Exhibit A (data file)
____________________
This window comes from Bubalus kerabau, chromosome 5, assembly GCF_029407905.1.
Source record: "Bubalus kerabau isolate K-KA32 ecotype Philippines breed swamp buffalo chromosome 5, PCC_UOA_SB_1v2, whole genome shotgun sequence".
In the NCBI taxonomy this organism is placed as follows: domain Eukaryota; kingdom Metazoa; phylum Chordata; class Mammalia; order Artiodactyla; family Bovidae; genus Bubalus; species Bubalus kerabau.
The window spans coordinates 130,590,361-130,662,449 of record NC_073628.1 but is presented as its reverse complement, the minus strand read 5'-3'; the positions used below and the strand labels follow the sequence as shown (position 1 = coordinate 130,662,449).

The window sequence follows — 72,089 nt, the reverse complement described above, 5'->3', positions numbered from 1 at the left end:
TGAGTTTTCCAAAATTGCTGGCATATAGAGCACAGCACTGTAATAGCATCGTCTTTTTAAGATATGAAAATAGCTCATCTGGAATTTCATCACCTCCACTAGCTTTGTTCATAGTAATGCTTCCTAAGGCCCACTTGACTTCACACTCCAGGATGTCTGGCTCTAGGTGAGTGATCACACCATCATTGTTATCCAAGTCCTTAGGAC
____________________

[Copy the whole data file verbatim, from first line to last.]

This window comes from Bubalus kerabau, chromosome 5, assembly GCF_029407905.1.
Source record: "Bubalus kerabau isolate K-KA32 ecotype Philippines breed swamp buffalo chromosome 5, PCC_UOA_SB_1v2, whole genome shotgun sequence".
In the NCBI taxonomy this organism is placed as follows: domain Eukaryota; kingdom Metazoa; phylum Chordata; class Mammalia; order Artiodactyla; family Bovidae; genus Bubalus; species Bubalus kerabau.
The window spans coordinates 130,590,361-130,662,449 of record NC_073628.1 but is presented as its reverse complement, the minus strand read 5'-3'; the positions used below and the strand labels follow the sequence as shown (position 1 = coordinate 130,662,449).

The window sequence follows — 72,089 nt, the reverse complement described above, 5'->3', positions numbered from 1 at the left end:
TGAGTTTTCCAAAATTGCTGGCATATAGAGCACAGCACTGTAATAGCATCGTCTTTTTAAGATATGAAAATAGCTCATCTGGAATTTCATCACCTCCACTAGCTTTGTTCATAGTAATGCTTCCTAAGGCCCACTTGACTTCACACTCCAGGATGTCTGGCTCTAGGTGAGTGATCACACCATCATTGTTATCCAAGTCCTTAGGAC